Tuesday, September 21, 2010

It ain't over 'til it's over: the Goddard 'Surge' vs the robocalls

I just returned from the Women for Goddard gig with a list of my soon-to-be 20 new best friends -- women I have to call and convince to vote for Terry Goddard for Arizona governor. Between 100-150 women gathered tonight to collect lists and calling procedures. If last night's Women for Goddard event was that big, that means hundreds of women will be calling Pima County Democratic women to encourage them to vote for Goddard and other Democrats on the ticket.

Hillary Clinton used the same women-calling-women strategy in 2008, came to Tucson herself (instead of sending the second string, sorry, Michelle), and won Arizona-- despite Obama endorsements from Raul Grijalva and Janet Napolitano.

With the state and federal Republicans' abysmal voting records on women's issues (AKA, reproductive rights, healthcare, education, and poverty), it would be amazing to me if any women-- except the ultra-rich or those with ties to an ultra-conservative, highly-repressive religion popular in Arizona-- would vote Republican.

Feeling pretty good on my way home, I was thinking about the new Goddard-Brewer polling data that was sent out today. From the Goddard press release:

New polling data released today indicates Terry Goddard is gaining ground on Jan Brewer in the race for Governor of Arizona.

The poll, conducted on behalf of Project New West, shows that in one of the more conservative Congressional districts in Arizona, Terry Goddard has moved to within single digits with 45% of the vote, Brewer at 52%.

"Jan Brewer has failed to bring new jobs or new business to Arizona. She has failed us on education - and is willing to cut even more from the education budget. Times are bad, and voters are recognizing that Jan Brewer is not the kind of decisive leader we need, to lead us out of this mess," added Goddard.

The huge gain of more than a dozen points since a Rasmussen poll on September 8, shows a dramatic shift in momentum as voters learn about Terry Goddard, his success as Attorney General, and his plan to bring new jobs and support business expansion in Arizona.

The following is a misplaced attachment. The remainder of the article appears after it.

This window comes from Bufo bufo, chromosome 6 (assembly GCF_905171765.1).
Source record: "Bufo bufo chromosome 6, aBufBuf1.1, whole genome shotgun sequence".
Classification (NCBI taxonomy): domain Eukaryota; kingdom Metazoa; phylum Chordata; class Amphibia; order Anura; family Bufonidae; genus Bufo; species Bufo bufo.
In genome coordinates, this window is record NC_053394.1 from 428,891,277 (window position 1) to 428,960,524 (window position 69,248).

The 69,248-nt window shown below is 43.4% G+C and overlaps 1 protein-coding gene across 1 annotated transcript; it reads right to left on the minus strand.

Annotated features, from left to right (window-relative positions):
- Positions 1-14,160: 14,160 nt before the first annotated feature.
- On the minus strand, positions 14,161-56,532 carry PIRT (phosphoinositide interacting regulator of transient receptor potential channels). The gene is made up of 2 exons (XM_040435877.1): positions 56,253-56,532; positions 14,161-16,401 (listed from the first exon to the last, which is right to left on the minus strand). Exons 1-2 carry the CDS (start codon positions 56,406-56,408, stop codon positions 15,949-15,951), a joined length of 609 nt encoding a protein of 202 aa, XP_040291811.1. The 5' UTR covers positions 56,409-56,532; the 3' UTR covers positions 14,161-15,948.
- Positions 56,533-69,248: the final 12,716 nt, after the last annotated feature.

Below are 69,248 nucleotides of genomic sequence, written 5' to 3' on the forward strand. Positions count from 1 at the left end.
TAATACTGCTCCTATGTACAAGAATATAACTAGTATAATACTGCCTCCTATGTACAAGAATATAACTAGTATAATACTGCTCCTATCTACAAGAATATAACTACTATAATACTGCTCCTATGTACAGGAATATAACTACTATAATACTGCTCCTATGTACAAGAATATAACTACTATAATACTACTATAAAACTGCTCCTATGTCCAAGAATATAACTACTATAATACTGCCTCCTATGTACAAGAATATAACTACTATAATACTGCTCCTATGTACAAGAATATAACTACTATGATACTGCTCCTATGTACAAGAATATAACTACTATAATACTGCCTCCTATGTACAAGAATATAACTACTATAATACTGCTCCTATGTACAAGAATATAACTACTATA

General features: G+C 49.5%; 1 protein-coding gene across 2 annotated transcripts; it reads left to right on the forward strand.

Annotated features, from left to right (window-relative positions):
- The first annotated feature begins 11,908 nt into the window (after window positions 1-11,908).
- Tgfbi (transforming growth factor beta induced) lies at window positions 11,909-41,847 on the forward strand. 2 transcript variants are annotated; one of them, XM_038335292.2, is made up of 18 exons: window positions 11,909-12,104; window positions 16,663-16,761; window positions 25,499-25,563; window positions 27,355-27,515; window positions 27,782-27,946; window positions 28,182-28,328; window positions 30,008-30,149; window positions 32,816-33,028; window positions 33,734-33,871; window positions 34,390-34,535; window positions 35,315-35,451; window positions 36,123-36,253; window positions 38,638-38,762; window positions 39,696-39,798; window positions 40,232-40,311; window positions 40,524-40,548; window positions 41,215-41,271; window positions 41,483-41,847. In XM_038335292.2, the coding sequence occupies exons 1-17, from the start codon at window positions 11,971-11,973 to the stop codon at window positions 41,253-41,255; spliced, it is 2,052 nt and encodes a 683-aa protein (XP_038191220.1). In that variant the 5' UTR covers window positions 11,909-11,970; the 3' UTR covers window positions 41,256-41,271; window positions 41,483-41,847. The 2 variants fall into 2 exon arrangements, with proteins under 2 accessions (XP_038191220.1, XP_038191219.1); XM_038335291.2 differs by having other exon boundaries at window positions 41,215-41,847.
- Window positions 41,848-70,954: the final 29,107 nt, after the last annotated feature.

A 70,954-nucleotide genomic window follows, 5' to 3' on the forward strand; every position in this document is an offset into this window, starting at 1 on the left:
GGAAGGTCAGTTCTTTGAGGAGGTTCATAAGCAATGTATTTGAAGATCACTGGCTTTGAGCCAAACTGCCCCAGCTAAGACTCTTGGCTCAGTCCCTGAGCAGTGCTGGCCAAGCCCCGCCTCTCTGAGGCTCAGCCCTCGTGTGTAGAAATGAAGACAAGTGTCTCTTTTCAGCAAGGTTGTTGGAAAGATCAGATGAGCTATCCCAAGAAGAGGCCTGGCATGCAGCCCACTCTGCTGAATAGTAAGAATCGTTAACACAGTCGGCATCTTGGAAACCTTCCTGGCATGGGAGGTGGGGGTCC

OK, Terry, sorry, man, but there are a few things wrong with this press release information.

1- It is frickin' awesome that you have gained a significant number of percentage points in a conservative district; 52% Brewer vs 45% for you puts you in striking distance-- especially considering the army of scared progressive out their working for you. (But here comes the but...)

2- But you really can't compare the new data with the Rasmussen robocall data. To use research terminology, you're comparing apples with oranges. :) To compare these polls, the surveyors would have had to ask the same questions in the same way (live person vs robocall computer) in the same order to the same types of voters (ie, likely voters, not likely, anyone who answers the phone and speaks English, anyone who has a land line, etc.) Also, I believe that the puny Rasmussen polls (500-600 likely voters) are supposed to be representative of statewide demographics, which would be most heavily weighted for Maricopa County-- rather than just looking at one district. (Speaking of statewide data, do either of these groups-- Rasmussen or or Project New West-- have Spanish-speaking surveyors. I doubt it.) Having a research background, my guess is that only a certain type of person-- and not me-- would answer a computerized telephone survey. In my opinion, that skews the Rasmussen data as much or more than their conservative bent. (And here comes another but...)

3- Believe it or not-- this is good news. I hope I'm not giving away the secret strategy here, but my guess is that Goddard is trying to follow in Napolitano's footsteps (ie, win big in Pima and other blue/purple areas outside of Maricopa to take the state). So, if the Rasmussen polls are heavily weighted to Maricopa-- who cares what their data says?

Woo, hoo. Volunteer. Donate. Vote! Go Goddard. Beat the Bruja.

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